Continuous Learning and Growth: The Journey of a Software Team Lead

The journey to becoming a software engineering team lead is likely through the journey of a software engineer, then at some point you decided to pursue the path of a manager. The journey from going from a junior engineer to a senior engineer required a lot of growth, study, research, mentorship, and other necessary steps to elevate yourself more and more over the years. Now that you’re a team lead, that growth should continue, but in on a different course.

The Evolving Landscape of Software Engineering

A key part of your growth as an engineer was staying on top of what’s going on in the industry. That doesn’t change as a team lead. You have to continue to stay relevant. Continue your established habits to keep pushing. But now you need to expand on that path too. It shouldn’t just be the latest Node packages, or Go frameworks, but also a more broad level too, like how is AI changing how people work? Is your team doing it?

You can also use what you know about your team, and department, is doing, or struggling with to expand your pursuit as well. Does your team struggle with code coverage? Keeping API documentation updated? What are real problems that your team is struggling with, now use your time to pursue how to solve those problems. And keeping up with the latest tools and changes will help you. Maybe your team is stuck in Jasmine and Karma tests, but you find that there’s a easy transition into Jest that would modernize your team, but also solve other real problems.

Another aspect to consider is how can you optimize your own role? What insights are you tracking on your team, and how are you getting it? What are your KPIs and how are you measuring them? Your journey to stay on top of the industry should include management as well. That may lead you down into better project management practices, tools, reporting, or introducing an engineering management platform to give you automated insights not just for your team, but for engineering and product.

The Benefits of Continuous Learning

There will be ongoing and cumulative value of continuing to learn and grow. Your primary job is being a leader now. Meditate on what the most important aspects are for being a great leader. You’ll find qualities like empathy, communication, and more. As you continue to build upon your strengths, and work on your weaknesses as a leader, you’ll flourish more and more. And as you continue to grow, your team and those around will benefit as well.

Overcoming Challenges

You’ll quickly learn that time and focus are your biggest challenges. There will be many things vying for your attention, so without intention, your time will quickly get away from you. You’ll need to juggle personal growth, team member growth, team growth, product planning, project planning, strategy, meetings, people needing you for various things, working with other teams and leaders, and a lot more.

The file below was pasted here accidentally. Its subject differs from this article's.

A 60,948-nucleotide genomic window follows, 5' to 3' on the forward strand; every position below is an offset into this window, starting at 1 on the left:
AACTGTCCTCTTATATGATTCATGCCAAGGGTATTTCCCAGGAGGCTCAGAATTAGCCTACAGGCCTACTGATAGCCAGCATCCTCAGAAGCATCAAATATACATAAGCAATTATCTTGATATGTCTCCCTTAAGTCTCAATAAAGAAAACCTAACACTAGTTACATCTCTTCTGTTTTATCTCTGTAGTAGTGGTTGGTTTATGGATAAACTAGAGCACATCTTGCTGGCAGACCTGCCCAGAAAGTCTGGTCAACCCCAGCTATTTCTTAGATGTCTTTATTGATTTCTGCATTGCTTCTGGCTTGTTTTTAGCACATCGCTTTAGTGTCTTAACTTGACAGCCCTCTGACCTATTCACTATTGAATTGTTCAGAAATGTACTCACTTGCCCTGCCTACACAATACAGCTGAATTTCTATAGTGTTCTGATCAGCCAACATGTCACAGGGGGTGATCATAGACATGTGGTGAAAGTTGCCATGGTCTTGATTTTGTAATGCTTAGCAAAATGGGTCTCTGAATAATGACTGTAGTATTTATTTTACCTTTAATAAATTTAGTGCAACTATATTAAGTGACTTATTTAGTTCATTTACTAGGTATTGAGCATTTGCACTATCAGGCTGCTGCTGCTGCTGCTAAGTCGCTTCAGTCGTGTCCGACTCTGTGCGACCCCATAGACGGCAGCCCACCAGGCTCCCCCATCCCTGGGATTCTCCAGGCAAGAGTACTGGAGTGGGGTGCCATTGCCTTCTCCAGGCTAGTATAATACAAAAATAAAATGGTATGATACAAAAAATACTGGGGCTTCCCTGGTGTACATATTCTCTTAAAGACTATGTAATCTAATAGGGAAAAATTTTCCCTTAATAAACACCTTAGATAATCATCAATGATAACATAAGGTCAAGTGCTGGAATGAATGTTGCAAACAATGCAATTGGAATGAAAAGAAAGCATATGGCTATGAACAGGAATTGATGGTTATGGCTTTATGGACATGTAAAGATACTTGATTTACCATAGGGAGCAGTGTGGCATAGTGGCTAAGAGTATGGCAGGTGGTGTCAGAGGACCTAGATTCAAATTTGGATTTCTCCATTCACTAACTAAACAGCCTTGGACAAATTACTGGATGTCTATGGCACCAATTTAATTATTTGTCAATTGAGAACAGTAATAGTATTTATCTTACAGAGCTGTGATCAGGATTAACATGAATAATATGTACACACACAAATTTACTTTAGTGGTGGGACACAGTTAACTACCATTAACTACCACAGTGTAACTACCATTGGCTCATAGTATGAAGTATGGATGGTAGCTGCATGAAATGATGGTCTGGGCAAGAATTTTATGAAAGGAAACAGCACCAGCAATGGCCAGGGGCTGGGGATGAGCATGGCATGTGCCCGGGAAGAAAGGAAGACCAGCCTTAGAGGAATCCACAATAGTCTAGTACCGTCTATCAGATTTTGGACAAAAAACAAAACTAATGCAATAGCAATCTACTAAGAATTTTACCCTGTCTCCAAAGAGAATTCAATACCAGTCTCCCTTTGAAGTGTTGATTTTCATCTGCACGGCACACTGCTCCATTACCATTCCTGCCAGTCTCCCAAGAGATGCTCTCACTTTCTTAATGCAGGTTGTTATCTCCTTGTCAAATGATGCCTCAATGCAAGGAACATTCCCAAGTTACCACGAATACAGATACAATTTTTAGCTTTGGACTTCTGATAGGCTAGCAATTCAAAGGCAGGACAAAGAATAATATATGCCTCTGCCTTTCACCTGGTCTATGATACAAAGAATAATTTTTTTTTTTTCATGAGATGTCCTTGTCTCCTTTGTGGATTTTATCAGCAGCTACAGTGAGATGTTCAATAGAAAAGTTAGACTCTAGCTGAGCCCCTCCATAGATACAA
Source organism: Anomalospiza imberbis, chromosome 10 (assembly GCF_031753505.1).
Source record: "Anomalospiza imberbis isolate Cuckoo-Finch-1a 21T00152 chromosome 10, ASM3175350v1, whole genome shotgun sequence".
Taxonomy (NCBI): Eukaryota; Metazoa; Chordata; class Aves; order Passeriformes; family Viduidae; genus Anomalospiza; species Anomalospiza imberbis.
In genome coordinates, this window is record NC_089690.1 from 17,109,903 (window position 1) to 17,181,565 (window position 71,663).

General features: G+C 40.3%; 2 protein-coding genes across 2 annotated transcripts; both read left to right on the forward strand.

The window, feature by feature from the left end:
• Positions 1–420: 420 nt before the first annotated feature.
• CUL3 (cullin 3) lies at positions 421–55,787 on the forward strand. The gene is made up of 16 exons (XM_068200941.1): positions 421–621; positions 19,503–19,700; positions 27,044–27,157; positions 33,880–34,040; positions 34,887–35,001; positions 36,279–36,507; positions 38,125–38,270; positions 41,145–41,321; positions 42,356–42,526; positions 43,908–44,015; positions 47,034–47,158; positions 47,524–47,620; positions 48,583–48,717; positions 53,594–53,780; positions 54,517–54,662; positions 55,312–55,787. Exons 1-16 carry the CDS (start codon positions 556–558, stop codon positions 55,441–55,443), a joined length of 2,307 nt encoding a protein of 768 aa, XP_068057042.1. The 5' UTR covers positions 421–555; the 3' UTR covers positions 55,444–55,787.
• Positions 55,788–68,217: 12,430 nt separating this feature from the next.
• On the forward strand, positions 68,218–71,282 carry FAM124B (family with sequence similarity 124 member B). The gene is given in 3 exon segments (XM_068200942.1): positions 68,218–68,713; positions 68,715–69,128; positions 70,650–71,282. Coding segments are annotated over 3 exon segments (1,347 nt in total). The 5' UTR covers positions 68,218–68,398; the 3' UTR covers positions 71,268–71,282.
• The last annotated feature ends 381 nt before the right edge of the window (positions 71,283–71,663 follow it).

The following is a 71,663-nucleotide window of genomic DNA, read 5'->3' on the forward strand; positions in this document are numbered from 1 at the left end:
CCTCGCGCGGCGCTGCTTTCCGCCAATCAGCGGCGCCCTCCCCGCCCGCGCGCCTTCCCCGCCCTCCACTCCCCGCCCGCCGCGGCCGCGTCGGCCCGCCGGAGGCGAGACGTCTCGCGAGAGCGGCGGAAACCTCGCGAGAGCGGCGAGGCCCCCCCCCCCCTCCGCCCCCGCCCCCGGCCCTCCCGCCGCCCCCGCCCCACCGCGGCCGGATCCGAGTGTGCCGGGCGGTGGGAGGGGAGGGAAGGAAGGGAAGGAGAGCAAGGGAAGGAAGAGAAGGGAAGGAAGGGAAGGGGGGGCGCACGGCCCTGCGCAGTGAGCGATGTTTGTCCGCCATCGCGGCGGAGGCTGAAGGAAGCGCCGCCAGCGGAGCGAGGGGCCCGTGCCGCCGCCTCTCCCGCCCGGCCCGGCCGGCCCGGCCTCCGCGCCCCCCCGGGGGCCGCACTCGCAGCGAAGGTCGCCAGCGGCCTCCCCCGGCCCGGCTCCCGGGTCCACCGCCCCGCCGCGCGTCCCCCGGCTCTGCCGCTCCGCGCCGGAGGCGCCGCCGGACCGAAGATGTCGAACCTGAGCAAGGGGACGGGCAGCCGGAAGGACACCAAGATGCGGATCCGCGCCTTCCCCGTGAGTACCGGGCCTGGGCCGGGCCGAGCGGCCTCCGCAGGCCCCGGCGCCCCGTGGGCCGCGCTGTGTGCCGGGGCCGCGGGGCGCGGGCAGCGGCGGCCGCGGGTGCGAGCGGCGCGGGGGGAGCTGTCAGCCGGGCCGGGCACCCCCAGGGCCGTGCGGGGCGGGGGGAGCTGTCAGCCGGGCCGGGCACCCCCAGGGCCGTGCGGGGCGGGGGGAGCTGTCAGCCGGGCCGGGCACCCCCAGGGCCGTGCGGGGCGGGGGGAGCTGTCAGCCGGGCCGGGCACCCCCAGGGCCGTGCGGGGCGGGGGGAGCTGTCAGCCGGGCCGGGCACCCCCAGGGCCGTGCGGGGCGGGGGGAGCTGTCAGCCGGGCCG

Another challenge is balancing what you want to do with the team versus where the team may want to go. Ultimately it’s up to you to steer the ship, but it’s a balance of giving ownership to the team, but also maintaining being the leader and captain too. You don’t want to swing too far to either side, because you’re the one with the most experience, context, and insights to make the best decisions, but sometimes as a leader it also means allowing shifts to happen that the team wants and needs over your personal perspective. It’s a constant delicate balance, and you’ll make mistakes, but learning and adapting from those mistakes are important.

To overcome these challenges you need to learn time management, priority management, better communication skills, and learning how to lead as a captain, but not be over-bearing too. All of that just needs a lot of practice, and getting a lot of feedback.

Personal Growth as a Team Lead

As a team lead, as we discussed, your growth plans should continue to be a critical part of your plans and career. You need time to self-reflect, and meditate on what you’re doing, how you think, how you react to situations, triggers, and stresses. And having those balanced with your goals, you’ll slowly grow into a better leader over time.

And most importantly, seek feedback. Ask for feedback from your team, your peers, and your own leaders. Ensure that everyone feels safe to give feedback, especially from your team since a lot of people will have a sense of fear giving feedback to their bosses. But when people feel safe, they can give you insightful feedback. And when you get it, don’t get defensive, and take it seriously. Also show that you’ll take action on that feedback. That information will be instrumental in your growth.